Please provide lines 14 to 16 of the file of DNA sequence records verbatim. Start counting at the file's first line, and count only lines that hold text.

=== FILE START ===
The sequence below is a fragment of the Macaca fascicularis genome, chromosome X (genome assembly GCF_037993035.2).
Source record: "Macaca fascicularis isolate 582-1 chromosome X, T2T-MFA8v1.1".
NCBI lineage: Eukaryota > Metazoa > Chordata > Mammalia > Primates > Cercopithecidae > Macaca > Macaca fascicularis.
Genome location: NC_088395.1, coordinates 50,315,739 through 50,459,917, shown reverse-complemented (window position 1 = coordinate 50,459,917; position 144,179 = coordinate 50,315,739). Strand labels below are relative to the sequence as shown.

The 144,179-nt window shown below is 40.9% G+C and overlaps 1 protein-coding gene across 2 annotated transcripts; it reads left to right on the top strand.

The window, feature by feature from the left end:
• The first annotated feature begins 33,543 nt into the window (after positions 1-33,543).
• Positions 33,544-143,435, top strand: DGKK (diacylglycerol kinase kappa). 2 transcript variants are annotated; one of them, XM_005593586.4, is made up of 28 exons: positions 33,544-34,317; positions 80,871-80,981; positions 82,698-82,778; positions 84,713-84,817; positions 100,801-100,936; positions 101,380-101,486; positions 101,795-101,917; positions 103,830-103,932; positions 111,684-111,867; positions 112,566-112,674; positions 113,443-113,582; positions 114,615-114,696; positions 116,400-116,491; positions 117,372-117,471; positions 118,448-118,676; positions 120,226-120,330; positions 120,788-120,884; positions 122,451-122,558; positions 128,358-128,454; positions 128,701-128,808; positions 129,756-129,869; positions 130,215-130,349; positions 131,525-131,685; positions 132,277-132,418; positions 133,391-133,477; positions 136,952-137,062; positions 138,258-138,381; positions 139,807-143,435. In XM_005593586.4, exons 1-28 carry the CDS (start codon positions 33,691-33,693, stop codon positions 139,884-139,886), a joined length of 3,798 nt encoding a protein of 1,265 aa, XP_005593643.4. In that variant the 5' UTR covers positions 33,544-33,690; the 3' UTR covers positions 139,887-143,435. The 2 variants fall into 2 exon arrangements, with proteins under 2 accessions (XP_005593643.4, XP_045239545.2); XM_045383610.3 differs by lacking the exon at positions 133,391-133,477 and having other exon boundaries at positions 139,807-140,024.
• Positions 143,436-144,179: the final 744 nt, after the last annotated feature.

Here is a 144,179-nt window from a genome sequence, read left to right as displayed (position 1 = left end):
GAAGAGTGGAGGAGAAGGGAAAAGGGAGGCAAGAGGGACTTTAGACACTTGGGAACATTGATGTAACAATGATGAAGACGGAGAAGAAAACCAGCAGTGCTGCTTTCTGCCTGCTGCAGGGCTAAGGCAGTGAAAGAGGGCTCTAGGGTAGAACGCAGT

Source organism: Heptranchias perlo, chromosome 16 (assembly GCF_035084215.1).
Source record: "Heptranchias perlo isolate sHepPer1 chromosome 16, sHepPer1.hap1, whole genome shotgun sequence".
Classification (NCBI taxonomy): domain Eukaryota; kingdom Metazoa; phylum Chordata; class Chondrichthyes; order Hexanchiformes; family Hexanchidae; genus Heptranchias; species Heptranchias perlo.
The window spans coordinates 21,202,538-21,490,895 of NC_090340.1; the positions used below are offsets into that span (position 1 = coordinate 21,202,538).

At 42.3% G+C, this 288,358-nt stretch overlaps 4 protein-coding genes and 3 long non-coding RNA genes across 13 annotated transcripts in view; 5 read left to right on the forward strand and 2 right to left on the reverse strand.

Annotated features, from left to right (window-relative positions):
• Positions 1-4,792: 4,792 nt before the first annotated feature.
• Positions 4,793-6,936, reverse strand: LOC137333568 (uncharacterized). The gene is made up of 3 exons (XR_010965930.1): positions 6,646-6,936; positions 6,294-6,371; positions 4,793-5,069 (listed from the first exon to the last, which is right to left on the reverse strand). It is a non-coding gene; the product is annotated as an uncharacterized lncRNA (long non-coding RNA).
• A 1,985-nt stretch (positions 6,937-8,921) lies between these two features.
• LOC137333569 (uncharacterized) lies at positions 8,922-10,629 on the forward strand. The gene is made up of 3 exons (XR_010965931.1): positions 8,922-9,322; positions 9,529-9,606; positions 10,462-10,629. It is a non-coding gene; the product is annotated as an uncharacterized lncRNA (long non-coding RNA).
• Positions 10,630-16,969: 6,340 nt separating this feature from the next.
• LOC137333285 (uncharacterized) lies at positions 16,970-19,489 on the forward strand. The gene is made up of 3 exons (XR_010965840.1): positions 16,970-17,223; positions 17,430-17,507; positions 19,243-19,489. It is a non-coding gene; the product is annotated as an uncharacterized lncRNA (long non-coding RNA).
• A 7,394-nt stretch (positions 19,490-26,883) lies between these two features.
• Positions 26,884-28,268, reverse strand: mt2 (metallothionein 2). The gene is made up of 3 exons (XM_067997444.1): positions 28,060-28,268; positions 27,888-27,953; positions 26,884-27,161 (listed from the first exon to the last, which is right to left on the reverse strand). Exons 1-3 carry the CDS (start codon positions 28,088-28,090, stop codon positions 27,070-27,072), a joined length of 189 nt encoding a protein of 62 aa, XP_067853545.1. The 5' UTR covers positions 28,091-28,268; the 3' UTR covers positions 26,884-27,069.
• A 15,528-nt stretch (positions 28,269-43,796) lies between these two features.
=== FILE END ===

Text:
Classification (NCBI taxonomy): domain Eukaryota; kingdom Metazoa; phylum Chordata; class Chondrichthyes; order Hexanchiformes; family Hexanchidae; genus Heptranchias; species Heptranchias perlo.
The window spans coordinates 21,202,538-21,490,895 of NC_090340.1; the positions used below are offsets into that span (position 1 = coordinate 21,202,538).

At 42.3% G+C, this 288,358-nt stretch overlaps 4 protein-coding genes and 3 long non-coding RNA genes across 13 annotated transcripts in view; 5 read left to right on the forward strand and 2 right to left on the reverse strand.